College projects $83 million loss in revenue for fiscal year 2020
The College currently estimates an $83 million loss in revenue for fiscal year 2020 as a result of the economic ramifications of the COVID-19 pandemic, according to chief financial officer Mike Wagner.
According to Wagner, of the $83 million in projected losses, $51 million is based on losses in operating income, including losses related to room and board fees, investment income shortfall, professional schools and unrestricted gifts. The other $32 million is based on anticipated losses in investments. Wagner added that while the College has a $19 million surplus for the 2020 fiscal year, most of that surplus has already been earmarked for future projects.
Wagner said that the College anticipates that the economic downturn will have the greatest impact on the College’s endowment, which contributes 27 percent of yearly revenues. He added that the College also anticipates decreases in donations and loss of revenue from auxiliary income sources like the Hanover Inn, which is owned by the College.
In an email sent to campus by provost Joseph Helble on April 3, the College announced freezes in staff hiring through the end of December and a suspension of wage and stipend increases for the 2021 fiscal year, which begins on July 1. Helble added, however, that the College still plans to continue hiring for positions of “essential need.”
“If an administrator or executive were to retire or leave for another job, we would need to fill those positions,” Helble said. “While there isn’t a list of exempted positions, we have a process whereby someone can demonstrate that a certain position is essential to the operations of their division or the institution as a whole.”
According to Wagner, the College has also made recommendations for reductions in “non-compensation expenses” that are “not critical” to spring quarter operations.
“If we don’t spend on things like travel, conferences and events — all kinds of stuff that wouldn’t make sense to spend given our situation — we could save between $10 and $12 million,” Wagner said.
One part of these “non-compensation expenses” includes funding for College-affiliated groups. According to an email obtained by The Dartmouth sent from the Council on Student Organizations to organization leaders on April 2, COSO will not be able to provide funding to student organizations for the spring term, even in cases where money had already been allocated to a group.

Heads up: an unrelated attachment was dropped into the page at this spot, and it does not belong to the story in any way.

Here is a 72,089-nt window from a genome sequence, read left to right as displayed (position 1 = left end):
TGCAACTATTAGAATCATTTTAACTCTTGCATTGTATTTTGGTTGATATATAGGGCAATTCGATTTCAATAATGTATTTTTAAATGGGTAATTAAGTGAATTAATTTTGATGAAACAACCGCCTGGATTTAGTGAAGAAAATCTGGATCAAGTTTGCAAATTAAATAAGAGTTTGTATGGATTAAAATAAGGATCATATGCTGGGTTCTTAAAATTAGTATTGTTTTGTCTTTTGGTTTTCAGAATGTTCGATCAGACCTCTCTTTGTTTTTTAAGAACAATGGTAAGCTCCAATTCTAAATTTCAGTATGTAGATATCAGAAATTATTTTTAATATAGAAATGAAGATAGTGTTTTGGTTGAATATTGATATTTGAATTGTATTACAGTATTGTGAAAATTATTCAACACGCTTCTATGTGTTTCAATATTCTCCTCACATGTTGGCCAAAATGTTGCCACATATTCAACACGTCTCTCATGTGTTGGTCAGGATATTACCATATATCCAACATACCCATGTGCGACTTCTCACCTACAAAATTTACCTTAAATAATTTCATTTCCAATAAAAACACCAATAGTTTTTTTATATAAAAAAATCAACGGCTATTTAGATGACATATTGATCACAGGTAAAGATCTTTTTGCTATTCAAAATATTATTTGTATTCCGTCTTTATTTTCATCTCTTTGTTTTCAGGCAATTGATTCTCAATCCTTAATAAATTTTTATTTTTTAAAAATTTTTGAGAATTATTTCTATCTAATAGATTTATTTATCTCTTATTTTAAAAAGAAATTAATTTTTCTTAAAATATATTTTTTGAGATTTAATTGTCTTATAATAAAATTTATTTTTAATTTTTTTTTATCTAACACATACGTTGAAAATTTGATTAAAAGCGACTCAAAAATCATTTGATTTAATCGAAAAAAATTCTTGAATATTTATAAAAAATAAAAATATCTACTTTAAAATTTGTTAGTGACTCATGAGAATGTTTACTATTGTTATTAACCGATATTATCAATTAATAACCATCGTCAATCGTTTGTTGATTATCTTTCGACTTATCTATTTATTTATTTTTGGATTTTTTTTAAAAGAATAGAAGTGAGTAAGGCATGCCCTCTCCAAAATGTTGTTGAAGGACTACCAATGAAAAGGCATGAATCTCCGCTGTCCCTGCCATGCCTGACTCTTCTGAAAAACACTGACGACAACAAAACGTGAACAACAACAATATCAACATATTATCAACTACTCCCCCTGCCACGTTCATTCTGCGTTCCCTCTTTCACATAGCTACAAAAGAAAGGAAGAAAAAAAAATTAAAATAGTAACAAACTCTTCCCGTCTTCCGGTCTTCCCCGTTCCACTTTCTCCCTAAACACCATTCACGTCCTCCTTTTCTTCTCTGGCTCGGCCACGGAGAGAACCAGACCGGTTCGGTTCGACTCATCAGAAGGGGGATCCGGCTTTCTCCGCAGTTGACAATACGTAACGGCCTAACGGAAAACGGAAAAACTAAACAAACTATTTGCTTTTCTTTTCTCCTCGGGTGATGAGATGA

Max Holden ’22, a co-founder of the Dartmouth Energy Alliance, said that since his club has moved “entirely online” to Zoom meetings, it did not need funding for activities.
“Most of our budget was dedicated towards food and activities we can’t do this term, so we’ll just do online meetings and discussions about energy topics,” Holden said. “Overall, this doesn’t really affect our club too much for this term.”
While the College has promised to pay all regular staff through June 30, executive vice president Rick Mills said that the College cannot yet commit to payment beyond this date. He added that “everything is on the table” for changes in employment, including part time work, furloughs and layoffs.
The College has also taken steps to minimize risk and losses for the College endowment and other institutional investments from downturns in financial markets. Wagner said that the College will use funds from the revenue stabilization fund, which currently has a $50 million balance, to help offset the estimated $32 million loss in institutional investments. Mills also added that the College’s investment portfolio will use “liquidity tools” to protect the College’s investments.
“After the [financial crisis], we got much smarter in how we designed our endowment,” Mills said. “We have a set of credit tools like commercial paper and lines of credit, so we won’t have to sell at the bottom of the market.”
Responding to questions about the College’s decision not to withdraw funds from the endowment to cover deficits, Mills said that the decision to change the endowment draw rate is up to the Board of Trustees.
He added that tapping the endowment could “sacrifice” purchasing power in future years.
“If we overdraw in one period, we’ll have to underdraw in future periods,” Wagner said. “Some of the endowment gifts also have terms that may ultimately dictate what we can do.”
Helble said that the College has anticipated an increased demand for financial aid and that it has “prioritized” funding for financial aid for the upcoming year. Helble also reiterated that the College remains fully committed to meeting the financial need of every student.
Although Dartmouth has suspended research operations for spring term, the College does not anticipate any reductions in external funding for research, according to Helble. Mills added that the College may also receive research funding for COVID-19 research from the Coronavirus Aid, Relief and Economic Security Act.
With regard to fiscal year 2021, Helble said that the College has not made any further financial decisions due to the uncertainty of the next few months. Helble added that decisions will depend on both changes in financial markets and the ability of the College to return to normal operations.
“If the markets rebound substantially or the College returns normal residential operations for the summer and fall, this could substantially impact our budget for next year,” Helble said. “Our goal is to not make any decisions sooner than we would need to.”